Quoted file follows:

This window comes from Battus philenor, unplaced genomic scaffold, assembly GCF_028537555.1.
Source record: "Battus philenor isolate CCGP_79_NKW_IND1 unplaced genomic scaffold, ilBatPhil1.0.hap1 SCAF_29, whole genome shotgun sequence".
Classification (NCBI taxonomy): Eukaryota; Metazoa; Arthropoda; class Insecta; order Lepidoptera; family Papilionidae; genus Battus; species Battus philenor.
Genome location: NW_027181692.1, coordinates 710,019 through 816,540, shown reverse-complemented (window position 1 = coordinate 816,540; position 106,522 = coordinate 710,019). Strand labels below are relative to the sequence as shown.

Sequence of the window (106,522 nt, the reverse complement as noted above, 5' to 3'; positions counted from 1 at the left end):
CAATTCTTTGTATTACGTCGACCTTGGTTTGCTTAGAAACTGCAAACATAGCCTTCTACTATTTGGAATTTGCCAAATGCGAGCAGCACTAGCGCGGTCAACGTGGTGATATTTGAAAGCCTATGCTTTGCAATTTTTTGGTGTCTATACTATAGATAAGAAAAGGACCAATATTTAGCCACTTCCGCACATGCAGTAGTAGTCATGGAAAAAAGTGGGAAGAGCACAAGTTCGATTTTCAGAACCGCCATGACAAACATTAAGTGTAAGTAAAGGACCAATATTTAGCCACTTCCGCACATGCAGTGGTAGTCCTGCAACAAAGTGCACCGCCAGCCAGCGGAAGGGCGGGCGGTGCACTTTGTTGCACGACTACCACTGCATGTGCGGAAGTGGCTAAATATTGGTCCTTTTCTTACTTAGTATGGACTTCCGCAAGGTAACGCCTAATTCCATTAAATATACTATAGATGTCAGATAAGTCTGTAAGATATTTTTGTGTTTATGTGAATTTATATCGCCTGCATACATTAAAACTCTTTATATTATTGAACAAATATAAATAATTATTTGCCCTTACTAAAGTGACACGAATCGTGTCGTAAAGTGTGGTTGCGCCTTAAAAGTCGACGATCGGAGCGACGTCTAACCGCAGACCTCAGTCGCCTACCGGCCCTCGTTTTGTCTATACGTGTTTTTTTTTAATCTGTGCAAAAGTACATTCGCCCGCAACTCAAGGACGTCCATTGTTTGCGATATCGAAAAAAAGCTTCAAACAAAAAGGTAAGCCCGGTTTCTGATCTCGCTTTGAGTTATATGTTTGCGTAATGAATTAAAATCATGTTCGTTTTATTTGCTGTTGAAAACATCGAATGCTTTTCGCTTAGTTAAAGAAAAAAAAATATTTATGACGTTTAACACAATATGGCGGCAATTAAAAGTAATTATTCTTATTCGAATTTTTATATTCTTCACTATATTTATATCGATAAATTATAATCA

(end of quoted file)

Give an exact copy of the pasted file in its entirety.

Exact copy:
This window comes from Battus philenor, unplaced genomic scaffold, assembly GCF_028537555.1.
Source record: "Battus philenor isolate CCGP_79_NKW_IND1 unplaced genomic scaffold, ilBatPhil1.0.hap1 SCAF_29, whole genome shotgun sequence".
Classification (NCBI taxonomy): Eukaryota; Metazoa; Arthropoda; class Insecta; order Lepidoptera; family Papilionidae; genus Battus; species Battus philenor.
Genome location: NW_027181692.1, coordinates 710,019 through 816,540, shown reverse-complemented (window position 1 = coordinate 816,540; position 106,522 = coordinate 710,019). Strand labels below are relative to the sequence as shown.

Sequence of the window (106,522 nt, the reverse complement as noted above, 5' to 3'; positions counted from 1 at the left end):
CAATTCTTTGTATTACGTCGACCTTGGTTTGCTTAGAAACTGCAAACATAGCCTTCTACTATTTGGAATTTGCCAAATGCGAGCAGCACTAGCGCGGTCAACGTGGTGATATTTGAAAGCCTATGCTTTGCAATTTTTTGGTGTCTATACTATAGATAAGAAAAGGACCAATATTTAGCCACTTCCGCACATGCAGTAGTAGTCATGGAAAAAAGTGGGAAGAGCACAAGTTCGATTTTCAGAACCGCCATGACAAACATTAAGTGTAAGTAAAGGACCAATATTTAGCCACTTCCGCACATGCAGTGGTAGTCCTGCAACAAAGTGCACCGCCAGCCAGCGGAAGGGCGGGCGGTGCACTTTGTTGCACGACTACCACTGCATGTGCGGAAGTGGCTAAATATTGGTCCTTTTCTTACTTAGTATGGACTTCCGCAAGGTAACGCCTAATTCCATTAAATATACTATAGATGTCAGATAAGTCTGTAAGATATTTTTGTGTTTATGTGAATTTATATCGCCTGCATACATTAAAACTCTTTATATTATTGAACAAATATAAATAATTATTTGCCCTTACTAAAGTGACACGAATCGTGTCGTAAAGTGTGGTTGCGCCTTAAAAGTCGACGATCGGAGCGACGTCTAACCGCAGACCTCAGTCGCCTACCGGCCCTCGTTTTGTCTATACGTGTTTTTTTTTAATCTGTGCAAAAGTACATTCGCCCGCAACTCAAGGACGTCCATTGTTTGCGATATCGAAAAAAAGCTTCAAACAAAAAGGTAAGCCCGGTTTCTGATCTCGCTTTGAGTTATATGTTTGCGTAATGAATTAAAATCATGTTCGTTTTATTTGCTGTTGAAAACATCGAATGCTTTTCGCTTAGTTAAAGAAAAAAAAATATTTATGACGTTTAACACAATATGGCGGCAATTAAAAGTAATTATTCTTATTCGAATTTTTATATTCTTCACTATATTTATATCGATAAATTATAATCA